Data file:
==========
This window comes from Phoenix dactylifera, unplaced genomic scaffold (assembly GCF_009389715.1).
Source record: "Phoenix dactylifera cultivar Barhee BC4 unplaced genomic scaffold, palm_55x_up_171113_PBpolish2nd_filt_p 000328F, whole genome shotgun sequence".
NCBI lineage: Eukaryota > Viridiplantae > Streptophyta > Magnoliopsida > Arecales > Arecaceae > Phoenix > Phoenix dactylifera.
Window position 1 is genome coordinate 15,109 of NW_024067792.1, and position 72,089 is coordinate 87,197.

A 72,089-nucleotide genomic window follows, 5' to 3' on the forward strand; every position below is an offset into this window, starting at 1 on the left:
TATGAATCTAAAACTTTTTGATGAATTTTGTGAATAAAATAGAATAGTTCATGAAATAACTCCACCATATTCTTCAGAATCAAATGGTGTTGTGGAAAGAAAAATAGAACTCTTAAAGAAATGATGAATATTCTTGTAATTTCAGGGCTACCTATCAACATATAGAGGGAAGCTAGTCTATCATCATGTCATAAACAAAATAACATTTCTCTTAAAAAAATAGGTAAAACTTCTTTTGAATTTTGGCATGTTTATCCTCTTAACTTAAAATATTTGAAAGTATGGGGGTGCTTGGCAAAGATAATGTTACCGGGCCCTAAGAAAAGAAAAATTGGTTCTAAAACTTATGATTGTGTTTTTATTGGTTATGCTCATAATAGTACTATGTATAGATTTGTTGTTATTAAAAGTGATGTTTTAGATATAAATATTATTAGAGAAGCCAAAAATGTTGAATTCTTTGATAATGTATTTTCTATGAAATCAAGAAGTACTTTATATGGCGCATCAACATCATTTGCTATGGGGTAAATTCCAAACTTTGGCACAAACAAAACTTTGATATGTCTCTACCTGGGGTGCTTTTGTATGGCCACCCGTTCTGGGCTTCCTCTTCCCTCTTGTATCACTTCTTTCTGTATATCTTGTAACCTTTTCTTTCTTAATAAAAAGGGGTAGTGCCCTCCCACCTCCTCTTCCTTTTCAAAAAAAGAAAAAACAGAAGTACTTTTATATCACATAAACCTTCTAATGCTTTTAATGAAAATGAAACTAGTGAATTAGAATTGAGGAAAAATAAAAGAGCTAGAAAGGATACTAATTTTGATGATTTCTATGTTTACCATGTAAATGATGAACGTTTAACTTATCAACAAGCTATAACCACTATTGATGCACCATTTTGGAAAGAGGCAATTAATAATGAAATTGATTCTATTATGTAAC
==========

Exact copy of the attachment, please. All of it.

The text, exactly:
This window comes from Phoenix dactylifera, unplaced genomic scaffold (assembly GCF_009389715.1).
Source record: "Phoenix dactylifera cultivar Barhee BC4 unplaced genomic scaffold, palm_55x_up_171113_PBpolish2nd_filt_p 000328F, whole genome shotgun sequence".
NCBI lineage: Eukaryota > Viridiplantae > Streptophyta > Magnoliopsida > Arecales > Arecaceae > Phoenix > Phoenix dactylifera.
Window position 1 is genome coordinate 15,109 of NW_024067792.1, and position 72,089 is coordinate 87,197.

A 72,089-nucleotide genomic window follows, 5' to 3' on the forward strand; every position below is an offset into this window, starting at 1 on the left:
TATGAATCTAAAACTTTTTGATGAATTTTGTGAATAAAATAGAATAGTTCATGAAATAACTCCACCATATTCTTCAGAATCAAATGGTGTTGTGGAAAGAAAAATAGAACTCTTAAAGAAATGATGAATATTCTTGTAATTTCAGGGCTACCTATCAACATATAGAGGGAAGCTAGTCTATCATCATGTCATAAACAAAATAACATTTCTCTTAAAAAAATAGGTAAAACTTCTTTTGAATTTTGGCATGTTTATCCTCTTAACTTAAAATATTTGAAAGTATGGGGGTGCTTGGCAAAGATAATGTTACCGGGCCCTAAGAAAAGAAAAATTGGTTCTAAAACTTATGATTGTGTTTTTATTGGTTATGCTCATAATAGTACTATGTATAGATTTGTTGTTATTAAAAGTGATGTTTTAGATATAAATATTATTAGAGAAGCCAAAAATGTTGAATTCTTTGATAATGTATTTTCTATGAAATCAAGAAGTACTTTATATGGCGCATCAACATCATTTGCTATGGGGTAAATTCCAAACTTTGGCACAAACAAAACTTTGATATGTCTCTACCTGGGGTGCTTTTGTATGGCCACCCGTTCTGGGCTTCCTCTTCCCTCTTGTATCACTTCTTTCTGTATATCTTGTAACCTTTTCTTTCTTAATAAAAAGGGGTAGTGCCCTCCCACCTCCTCTTCCTTTTCAAAAAAAGAAAAAACAGAAGTACTTTTATATCACATAAACCTTCTAATGCTTTTAATGAAAATGAAACTAGTGAATTAGAATTGAGGAAAAATAAAAGAGCTAGAAAGGATACTAATTTTGATGATTTCTATGTTTACCATGTAAATGATGAACGTTTAACTTATCAACAAGCTATAACCACTATTGATGCACCATTTTGGAAAGAGGCAATTAATAATGAAATTGATTCTATTATGTAAC